Friday, April 12, 2013

Friday Stir Fry - Pitching

Baseball - game time action

Not that kind. Although, it is finally baseball season and I'm happy about that. I'm talking about pitching a novel.

For the non-writers out there - no I am not throwing my novel at somebody. Pitching is a term used when you have a few minutes with an editor or agent to convince them they should buy your novel, or at least take a look at it.
The experience can be quite nerve racking. The person in front of you could possibly change your future - or dash your dreams.

The first time I pitched to an editor was a couple of years ago. I had my book summary memorized, I bought a new outfit and had my nails done all in an attempt to look and sound professional. But, my voice still quivered when I spoke. I thought for sure she would say no. But, to my surprise, she requested the first three chapters and synopsis. I left the meeting on cloud nine. Then a few weeks later, she asked for the full manuscript. I thought for sure I was on my way. But, she left the publishing house and they were bought out and a few months later, my manuscript arrived back in my mailbox. Bummer.

Last year I pitched the same book again, to a different editor. She was less than impressed. Bummer.

This week a writer friend of mine convinced me to do an online pitch. Her editor was taking pitches for one day only. The catch - it could only be three sentences! How in the world do I summarize an entire novel in three sentences? I debated whether I wanted to. I still needed to do some edits and what if she requested it? Would I have enough time to polish it up? I decided to give it a go. I didn't prepare anything. I just got on the site and wrote my three sentences. I won't know the results for a couple weeks.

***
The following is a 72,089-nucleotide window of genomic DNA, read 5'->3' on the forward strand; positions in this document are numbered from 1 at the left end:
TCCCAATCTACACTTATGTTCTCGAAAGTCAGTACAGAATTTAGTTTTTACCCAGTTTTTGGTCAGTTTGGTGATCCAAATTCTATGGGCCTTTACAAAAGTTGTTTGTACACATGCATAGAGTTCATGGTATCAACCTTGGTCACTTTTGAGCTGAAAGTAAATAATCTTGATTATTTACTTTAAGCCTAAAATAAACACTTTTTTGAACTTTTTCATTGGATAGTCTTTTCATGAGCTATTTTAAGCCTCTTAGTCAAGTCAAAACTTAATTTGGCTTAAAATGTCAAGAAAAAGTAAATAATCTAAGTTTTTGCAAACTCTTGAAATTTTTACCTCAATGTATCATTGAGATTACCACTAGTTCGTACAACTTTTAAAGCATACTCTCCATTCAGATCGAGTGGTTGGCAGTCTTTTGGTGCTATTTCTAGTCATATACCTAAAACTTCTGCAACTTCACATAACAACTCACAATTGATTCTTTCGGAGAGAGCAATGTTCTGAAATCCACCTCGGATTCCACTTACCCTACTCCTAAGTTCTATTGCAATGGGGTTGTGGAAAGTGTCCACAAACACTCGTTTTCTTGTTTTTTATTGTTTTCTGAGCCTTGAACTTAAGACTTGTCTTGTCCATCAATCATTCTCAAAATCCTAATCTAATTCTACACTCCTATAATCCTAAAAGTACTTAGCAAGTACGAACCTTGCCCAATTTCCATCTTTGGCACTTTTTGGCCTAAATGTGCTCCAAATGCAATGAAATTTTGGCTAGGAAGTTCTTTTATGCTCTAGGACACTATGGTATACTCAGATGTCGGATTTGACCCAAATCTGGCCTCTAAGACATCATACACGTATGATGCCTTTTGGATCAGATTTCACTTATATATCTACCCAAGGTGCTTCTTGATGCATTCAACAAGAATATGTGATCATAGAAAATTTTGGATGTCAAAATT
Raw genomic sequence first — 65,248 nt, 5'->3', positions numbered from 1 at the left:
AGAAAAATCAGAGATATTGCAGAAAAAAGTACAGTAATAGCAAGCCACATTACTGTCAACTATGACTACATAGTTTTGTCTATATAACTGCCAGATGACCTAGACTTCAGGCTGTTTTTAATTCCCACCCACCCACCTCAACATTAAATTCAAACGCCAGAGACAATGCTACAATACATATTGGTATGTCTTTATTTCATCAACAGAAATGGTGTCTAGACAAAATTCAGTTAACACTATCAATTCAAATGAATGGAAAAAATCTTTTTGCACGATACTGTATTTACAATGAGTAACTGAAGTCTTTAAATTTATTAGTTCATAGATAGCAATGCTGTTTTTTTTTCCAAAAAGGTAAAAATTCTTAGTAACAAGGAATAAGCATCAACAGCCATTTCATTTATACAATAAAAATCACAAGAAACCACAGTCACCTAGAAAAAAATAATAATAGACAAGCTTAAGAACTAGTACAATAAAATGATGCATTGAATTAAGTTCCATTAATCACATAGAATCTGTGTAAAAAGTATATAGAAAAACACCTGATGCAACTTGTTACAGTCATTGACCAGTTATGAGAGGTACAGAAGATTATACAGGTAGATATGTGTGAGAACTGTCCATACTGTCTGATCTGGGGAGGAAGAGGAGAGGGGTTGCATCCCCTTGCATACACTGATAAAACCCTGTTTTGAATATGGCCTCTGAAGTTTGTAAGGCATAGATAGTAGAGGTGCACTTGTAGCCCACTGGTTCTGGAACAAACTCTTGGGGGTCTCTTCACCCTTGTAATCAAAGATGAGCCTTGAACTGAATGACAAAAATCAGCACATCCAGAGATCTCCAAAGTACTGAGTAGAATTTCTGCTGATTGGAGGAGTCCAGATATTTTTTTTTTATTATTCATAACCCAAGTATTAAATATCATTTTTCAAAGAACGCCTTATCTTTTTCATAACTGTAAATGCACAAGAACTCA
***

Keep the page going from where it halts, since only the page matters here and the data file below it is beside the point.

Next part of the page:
I think I like online pitching. I can do that in my robe and fuzzy slippers. And my writing doesn't quiver like my voice. This weekend I plan on jumping into those edits, because who knows, this might be my time. And if not, at least I saved money by not buying a new outfit and getting my nails done.

11 comments:

  1. Psst. Twitter stalking reveals that the editor is asking the editors under her if they're interested in any of the pitches and she's going to contact the website admin where the pitch was held this weekend. *fingers crossed*

    On a side note: I hadn't looked at my MS in almost two years. I just read through it on a crazy whim and when I heard about the other pitch she was taking, I thought maybe if I was lucky she'd ask for a partial. When she asked for the full, I thought, oh dear God, this thing is a mess. It was actually worse than a mess and she liked it. I chose to believe it was my storytelling over my writing technique she liked because . . . damn, it was bad as proven by all the stuff I cleaned out during pre-edits.

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    1. Thanks for the info and encouragement!

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    2. The important thing to remember is when she asks for it (notice the firm when, not if *wink, wink*) send it as soon as you can. Waiting sucks!

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  2. No guts, no glory.Hope they call for your manuscript.

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  3. I'm so proud of you to keep pushing! I love the idea of online pitches. I've always said if they ever figured out a program to edit the verbal word, I'd be a brilliant speaker. ;) Until then, not so much. Keep us posted on this.

    Toni Sue

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  4. I've pitched once in person, and it was a nerve-wracking experience even though it was just a "practice" pitch on an unfinished manuscript. Kudos for putting yourself out there again. Very few people hit a home run on the first pitch, so keep at it. Maybe this will be the one!

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  5. I did it too. Fingers crossed that we'll both get contracts! I have some editing to do as well but this definitely inspires me to get back to my ms.

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  6. Good Luck and positive energy sent your way.

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  7. I think they call that 3 sentence deal an "elevator pitch"--the idea being you're trapped in an elevator with an editor and have the quick trip to explain your premise. It's useful for the editor too because they can use a 3 sentence pitch to explain your work to others in house who need to get on board with it and sell it to their booksellers.

    Good luck!

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